Here’s the Deal
Slant is powered by a community that helps you make informed decisions. Tell us what you’re passionate about to get your personalized feed and help others.
The Mozilla Manifesto outlines the company's mission and principles. Paraphrasing, they want the Internet to be a free and open resource, and to enable individuals to get the best use of that resource. They do this by creating open source software to which anyone may contribute, so long as such contributions fit with their principles (both ethical and technical). See More
By logging into Chrome using a Google account it's possible to sync history, extensions, passwords, bookmarks and other settings between devices. This makes it great for anyone working with multiple devices as it allows experiencing consistent context when in the browser. See More
It is really fast and it has a nice user interface. I miss the screenshot options that Firefox has, but I can just download a plugin for that. I can download a plugin for almost anything. Another thing that I like about Google Chrome is that it has a great web inspector, that can be very useful for web developers. See More
Whilst Chrome is based on the open-source browser Chromium), Google reviews this code and builds on top of it. This means it takes (and contributes to) a number of the benefits of the open source model whilst having the resources, support, and investment of a major company. See More
Chrome is unable to hardware accelerate HTML5 video correctly which makes playing 4k video on laptops a poor experience filled with lag. Though there is a workaround for YouTube in that a plugin can be installed to force Flash playback instead of HTML5, which plays smoothly and has no HW acceleration issues. There's another plugin (h264ify) that will force to use the h.264 codec video if available instead of the VP9 one which is the resource hog. See More
Chrome comes with built-in developer tools, making testing and enhancing web pages simpler for those of us involved in working with such technologies. As well as being beneficial to developers, this also has some benefit to non-technical users; in that by making testing simpler for developers those developers are more likely to use Chrome for their tests, and can spend more time making improvements over investigating underlying causes of issues. See More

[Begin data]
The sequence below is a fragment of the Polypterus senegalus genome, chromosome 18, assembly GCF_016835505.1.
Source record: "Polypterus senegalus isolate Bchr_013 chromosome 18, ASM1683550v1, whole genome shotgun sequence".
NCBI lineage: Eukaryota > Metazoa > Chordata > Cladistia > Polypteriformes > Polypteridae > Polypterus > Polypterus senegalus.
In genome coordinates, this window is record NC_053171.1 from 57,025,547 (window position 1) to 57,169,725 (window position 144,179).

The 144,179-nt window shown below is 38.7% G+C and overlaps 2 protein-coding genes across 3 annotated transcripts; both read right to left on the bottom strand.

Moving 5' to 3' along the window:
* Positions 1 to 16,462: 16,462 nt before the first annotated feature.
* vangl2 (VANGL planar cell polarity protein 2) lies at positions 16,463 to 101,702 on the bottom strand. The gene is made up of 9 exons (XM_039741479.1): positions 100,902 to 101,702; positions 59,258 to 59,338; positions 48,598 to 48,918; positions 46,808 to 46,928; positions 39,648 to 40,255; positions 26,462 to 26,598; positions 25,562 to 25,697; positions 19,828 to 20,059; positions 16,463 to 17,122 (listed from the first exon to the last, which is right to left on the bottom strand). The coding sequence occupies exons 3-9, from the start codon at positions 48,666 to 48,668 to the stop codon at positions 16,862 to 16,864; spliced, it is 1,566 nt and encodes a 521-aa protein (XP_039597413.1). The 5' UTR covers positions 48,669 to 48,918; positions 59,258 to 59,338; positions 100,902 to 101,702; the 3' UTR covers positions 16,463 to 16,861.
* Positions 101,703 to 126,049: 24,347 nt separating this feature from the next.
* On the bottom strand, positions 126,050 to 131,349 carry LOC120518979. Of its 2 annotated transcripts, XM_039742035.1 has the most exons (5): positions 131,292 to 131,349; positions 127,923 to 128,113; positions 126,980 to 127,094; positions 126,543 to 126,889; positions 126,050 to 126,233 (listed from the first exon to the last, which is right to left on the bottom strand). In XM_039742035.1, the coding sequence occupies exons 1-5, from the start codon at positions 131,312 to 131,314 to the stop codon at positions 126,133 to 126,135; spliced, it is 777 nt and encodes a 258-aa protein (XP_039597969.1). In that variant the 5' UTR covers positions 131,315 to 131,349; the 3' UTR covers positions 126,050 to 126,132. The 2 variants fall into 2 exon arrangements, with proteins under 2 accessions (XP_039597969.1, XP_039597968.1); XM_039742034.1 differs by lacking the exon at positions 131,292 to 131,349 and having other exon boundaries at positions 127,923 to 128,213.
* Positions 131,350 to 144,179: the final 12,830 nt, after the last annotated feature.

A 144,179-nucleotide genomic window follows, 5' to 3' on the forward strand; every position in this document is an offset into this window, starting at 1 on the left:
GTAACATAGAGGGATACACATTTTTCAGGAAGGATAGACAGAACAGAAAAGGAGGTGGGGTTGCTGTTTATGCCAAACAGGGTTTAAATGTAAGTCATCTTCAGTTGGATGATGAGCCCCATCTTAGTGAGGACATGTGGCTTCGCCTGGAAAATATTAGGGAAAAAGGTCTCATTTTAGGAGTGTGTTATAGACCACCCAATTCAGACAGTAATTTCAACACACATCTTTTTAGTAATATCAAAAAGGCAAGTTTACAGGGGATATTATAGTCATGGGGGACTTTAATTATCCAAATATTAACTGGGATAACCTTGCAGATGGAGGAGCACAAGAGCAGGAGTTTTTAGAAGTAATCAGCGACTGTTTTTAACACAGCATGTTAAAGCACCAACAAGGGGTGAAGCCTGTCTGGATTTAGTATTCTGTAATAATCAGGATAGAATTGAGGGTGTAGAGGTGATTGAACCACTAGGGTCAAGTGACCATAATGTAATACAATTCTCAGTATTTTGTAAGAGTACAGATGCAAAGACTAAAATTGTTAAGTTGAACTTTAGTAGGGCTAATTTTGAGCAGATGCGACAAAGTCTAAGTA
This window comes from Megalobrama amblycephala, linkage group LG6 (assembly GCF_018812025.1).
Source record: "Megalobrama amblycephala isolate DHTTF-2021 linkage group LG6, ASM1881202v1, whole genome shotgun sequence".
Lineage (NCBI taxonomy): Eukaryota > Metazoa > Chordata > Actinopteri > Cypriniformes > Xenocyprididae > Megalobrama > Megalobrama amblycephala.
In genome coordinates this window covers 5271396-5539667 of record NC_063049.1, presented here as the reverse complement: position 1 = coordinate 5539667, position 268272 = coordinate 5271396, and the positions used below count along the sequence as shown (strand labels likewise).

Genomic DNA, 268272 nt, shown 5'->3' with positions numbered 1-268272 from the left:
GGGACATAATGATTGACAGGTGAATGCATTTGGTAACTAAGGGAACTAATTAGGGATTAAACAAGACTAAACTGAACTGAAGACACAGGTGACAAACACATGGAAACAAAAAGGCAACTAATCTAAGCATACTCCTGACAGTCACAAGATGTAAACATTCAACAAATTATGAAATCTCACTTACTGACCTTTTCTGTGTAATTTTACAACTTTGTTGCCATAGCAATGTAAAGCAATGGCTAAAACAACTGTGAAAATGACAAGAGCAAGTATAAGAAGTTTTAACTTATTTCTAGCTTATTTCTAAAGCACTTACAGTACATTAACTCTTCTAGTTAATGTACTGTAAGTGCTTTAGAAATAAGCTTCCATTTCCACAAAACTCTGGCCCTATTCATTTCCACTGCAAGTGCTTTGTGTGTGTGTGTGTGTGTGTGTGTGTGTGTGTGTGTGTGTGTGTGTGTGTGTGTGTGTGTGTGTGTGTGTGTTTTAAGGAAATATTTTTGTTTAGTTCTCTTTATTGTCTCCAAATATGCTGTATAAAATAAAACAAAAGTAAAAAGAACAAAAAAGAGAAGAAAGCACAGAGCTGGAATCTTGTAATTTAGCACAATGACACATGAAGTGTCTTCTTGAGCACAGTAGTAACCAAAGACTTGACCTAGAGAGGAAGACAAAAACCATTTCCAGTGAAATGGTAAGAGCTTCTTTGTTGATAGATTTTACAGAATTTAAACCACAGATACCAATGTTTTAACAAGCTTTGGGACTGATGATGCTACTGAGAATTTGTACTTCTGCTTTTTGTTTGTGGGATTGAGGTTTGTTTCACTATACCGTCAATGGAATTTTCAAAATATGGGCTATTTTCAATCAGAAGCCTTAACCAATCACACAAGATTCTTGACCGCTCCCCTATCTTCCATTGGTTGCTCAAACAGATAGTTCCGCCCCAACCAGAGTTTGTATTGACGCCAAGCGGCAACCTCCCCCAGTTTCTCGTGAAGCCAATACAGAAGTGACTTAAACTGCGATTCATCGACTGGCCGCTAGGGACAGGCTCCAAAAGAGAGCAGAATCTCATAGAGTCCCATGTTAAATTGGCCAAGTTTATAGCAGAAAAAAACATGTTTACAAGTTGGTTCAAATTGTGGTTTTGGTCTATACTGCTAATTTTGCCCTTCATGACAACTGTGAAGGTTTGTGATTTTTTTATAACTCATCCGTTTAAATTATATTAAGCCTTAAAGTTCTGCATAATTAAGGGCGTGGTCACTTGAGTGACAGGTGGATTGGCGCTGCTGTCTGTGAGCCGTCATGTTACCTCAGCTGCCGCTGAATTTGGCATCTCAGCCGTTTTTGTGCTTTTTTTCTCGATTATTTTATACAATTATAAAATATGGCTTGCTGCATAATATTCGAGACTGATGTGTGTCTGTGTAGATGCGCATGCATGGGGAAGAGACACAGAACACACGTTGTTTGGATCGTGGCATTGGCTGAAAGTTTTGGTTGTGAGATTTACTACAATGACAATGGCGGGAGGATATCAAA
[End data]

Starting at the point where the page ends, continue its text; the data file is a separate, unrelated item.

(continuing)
Unlike Firefox, Google Chrome can keep its fast performance regardless of how many extensions are installed. With more than 10 extensions Firefox gets slower and slower in a geometric progression rate. Google Chrome doesn't care how many extensions the user has installed - 3 or 133 it still performs great. See More
While Opera is currently available gratis (without monetary charge), it is currently not libre (meaning that it does not allow users to view the source code used to create, to modify that code, or to redistribute modifications) and is therefor neither free nor open-source software. See More
While Microsoft Edge is currently available for Windows 10 without additional monetary charge (free as in price), it is currently not free as in freedom (meaning that it does not allow users to view the source code used to create, to modify that code, or to redistribute modifications) and is therefore neither free nor open-source software. See More
Help millions of people make better decisions.
Each month, over 1.7 million people use Slant to find the best products and share their knowledge. Pick the tags you’re passionate about to get a personalized feed and begin contributing your knowledge.